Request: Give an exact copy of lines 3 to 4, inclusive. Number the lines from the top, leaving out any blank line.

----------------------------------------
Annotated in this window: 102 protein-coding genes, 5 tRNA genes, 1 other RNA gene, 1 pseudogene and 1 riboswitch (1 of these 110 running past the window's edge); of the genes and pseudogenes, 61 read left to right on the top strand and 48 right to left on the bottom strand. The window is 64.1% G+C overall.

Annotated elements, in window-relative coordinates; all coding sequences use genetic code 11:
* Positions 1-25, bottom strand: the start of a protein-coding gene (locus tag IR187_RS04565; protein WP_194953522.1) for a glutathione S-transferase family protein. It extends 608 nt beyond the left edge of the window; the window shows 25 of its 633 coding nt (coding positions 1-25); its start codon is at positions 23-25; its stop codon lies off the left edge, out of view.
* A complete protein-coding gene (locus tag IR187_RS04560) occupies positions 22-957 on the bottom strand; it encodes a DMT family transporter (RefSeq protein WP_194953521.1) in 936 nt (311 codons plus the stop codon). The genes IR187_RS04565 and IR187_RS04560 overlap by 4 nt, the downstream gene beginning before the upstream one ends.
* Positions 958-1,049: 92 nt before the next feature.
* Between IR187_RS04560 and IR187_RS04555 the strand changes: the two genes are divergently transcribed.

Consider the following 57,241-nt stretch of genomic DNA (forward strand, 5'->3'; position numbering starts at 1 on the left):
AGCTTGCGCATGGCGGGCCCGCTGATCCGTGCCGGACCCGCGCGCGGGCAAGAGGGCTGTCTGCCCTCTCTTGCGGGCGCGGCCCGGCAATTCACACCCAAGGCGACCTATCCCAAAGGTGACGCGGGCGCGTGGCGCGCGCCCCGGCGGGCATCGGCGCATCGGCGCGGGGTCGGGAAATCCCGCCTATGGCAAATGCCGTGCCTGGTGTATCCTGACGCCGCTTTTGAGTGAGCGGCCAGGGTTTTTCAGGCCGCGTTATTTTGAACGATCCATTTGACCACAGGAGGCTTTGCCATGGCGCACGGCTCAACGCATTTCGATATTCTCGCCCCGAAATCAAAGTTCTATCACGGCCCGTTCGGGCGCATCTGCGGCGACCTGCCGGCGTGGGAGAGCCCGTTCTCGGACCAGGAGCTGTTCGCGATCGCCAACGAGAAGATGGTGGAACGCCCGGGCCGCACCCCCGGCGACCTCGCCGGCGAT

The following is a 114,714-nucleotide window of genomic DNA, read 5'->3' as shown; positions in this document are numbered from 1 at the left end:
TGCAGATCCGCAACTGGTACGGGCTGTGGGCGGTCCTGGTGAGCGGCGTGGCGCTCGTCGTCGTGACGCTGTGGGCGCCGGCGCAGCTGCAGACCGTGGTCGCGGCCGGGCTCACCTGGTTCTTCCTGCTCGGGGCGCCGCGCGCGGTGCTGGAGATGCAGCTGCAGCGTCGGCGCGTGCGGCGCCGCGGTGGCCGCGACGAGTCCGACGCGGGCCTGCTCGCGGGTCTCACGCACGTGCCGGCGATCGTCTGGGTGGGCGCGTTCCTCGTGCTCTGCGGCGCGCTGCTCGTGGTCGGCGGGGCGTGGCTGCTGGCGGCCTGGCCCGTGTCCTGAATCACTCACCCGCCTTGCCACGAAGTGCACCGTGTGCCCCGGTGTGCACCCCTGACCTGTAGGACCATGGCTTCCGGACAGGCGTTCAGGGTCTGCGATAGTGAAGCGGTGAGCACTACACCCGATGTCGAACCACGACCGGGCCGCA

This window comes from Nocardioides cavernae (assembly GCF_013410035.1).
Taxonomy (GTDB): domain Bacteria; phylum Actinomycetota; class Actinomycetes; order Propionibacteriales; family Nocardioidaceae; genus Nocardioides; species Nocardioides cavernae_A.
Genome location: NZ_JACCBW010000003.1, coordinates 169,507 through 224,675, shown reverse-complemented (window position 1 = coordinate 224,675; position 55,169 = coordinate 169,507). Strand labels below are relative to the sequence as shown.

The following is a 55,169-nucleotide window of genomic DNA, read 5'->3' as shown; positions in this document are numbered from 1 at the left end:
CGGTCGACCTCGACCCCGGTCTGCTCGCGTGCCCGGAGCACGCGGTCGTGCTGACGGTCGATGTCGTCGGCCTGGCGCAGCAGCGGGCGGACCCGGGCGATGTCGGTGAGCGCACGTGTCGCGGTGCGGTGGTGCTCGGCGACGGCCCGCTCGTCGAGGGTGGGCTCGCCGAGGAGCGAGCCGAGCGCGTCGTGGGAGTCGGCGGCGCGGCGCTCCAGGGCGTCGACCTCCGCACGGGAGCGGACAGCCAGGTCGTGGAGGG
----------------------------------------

* Positions 1-25, bottom strand: the start of a protein-coding gene (locus tag IR187_RS04565; protein WP_194953522.1) for a glutathione S-transferase family protein. It extends 608 nt beyond the left edge of the window; the window shows 25 of its 633 coding nt (coding positions 1-25); its start codon is at positions 23-25; its stop codon lies off the left edge, out of view.
* A complete protein-coding gene (locus tag IR187_RS04560) occupies positions 22-957 on the bottom strand; it encodes a DMT family transporter (RefSeq protein WP_194953521.1) in 936 nt (311 codons plus the stop codon). The genes IR187_RS04565 and IR187_RS04560 overlap by 4 nt, the downstream gene beginning before the upstream one ends.